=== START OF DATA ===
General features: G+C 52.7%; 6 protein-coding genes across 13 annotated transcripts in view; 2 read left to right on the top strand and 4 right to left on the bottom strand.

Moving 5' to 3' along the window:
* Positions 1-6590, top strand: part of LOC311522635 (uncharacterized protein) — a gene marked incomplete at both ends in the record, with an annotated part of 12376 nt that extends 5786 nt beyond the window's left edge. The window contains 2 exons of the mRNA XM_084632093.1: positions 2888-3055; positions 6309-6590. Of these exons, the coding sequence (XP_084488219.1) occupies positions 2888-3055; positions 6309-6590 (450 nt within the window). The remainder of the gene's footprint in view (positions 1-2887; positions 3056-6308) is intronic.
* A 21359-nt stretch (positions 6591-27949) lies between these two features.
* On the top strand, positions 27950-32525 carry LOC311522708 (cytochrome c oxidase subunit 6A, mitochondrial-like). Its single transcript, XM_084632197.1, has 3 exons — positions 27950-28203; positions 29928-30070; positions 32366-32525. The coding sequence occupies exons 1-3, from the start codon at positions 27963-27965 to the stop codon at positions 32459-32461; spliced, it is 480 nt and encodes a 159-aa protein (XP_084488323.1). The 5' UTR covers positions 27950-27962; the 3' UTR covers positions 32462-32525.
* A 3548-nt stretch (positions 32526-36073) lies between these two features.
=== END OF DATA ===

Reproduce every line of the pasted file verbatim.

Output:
General features: G+C 52.7%; 6 protein-coding genes across 13 annotated transcripts in view; 2 read left to right on the top strand and 4 right to left on the bottom strand.

Moving 5' to 3' along the window:
* Positions 1-6590, top strand: part of LOC311522635 (uncharacterized protein) — a gene marked incomplete at both ends in the record, with an annotated part of 12376 nt that extends 5786 nt beyond the window's left edge. The window contains 2 exons of the mRNA XM_084632093.1: positions 2888-3055; positions 6309-6590. Of these exons, the coding sequence (XP_084488219.1) occupies positions 2888-3055; positions 6309-6590 (450 nt within the window). The remainder of the gene's footprint in view (positions 1-2887; positions 3056-6308) is intronic.
* A 21359-nt stretch (positions 6591-27949) lies between these two features.
* On the top strand, positions 27950-32525 carry LOC311522708 (cytochrome c oxidase subunit 6A, mitochondrial-like). Its single transcript, XM_084632197.1, has 3 exons — positions 27950-28203; positions 29928-30070; positions 32366-32525. The coding sequence occupies exons 1-3, from the start codon at positions 27963-27965 to the stop codon at positions 32459-32461; spliced, it is 480 nt and encodes a 159-aa protein (XP_084488323.1). The 5' UTR covers positions 27950-27962; the 3' UTR covers positions 32462-32525.
* A 3548-nt stretch (positions 32526-36073) lies between these two features.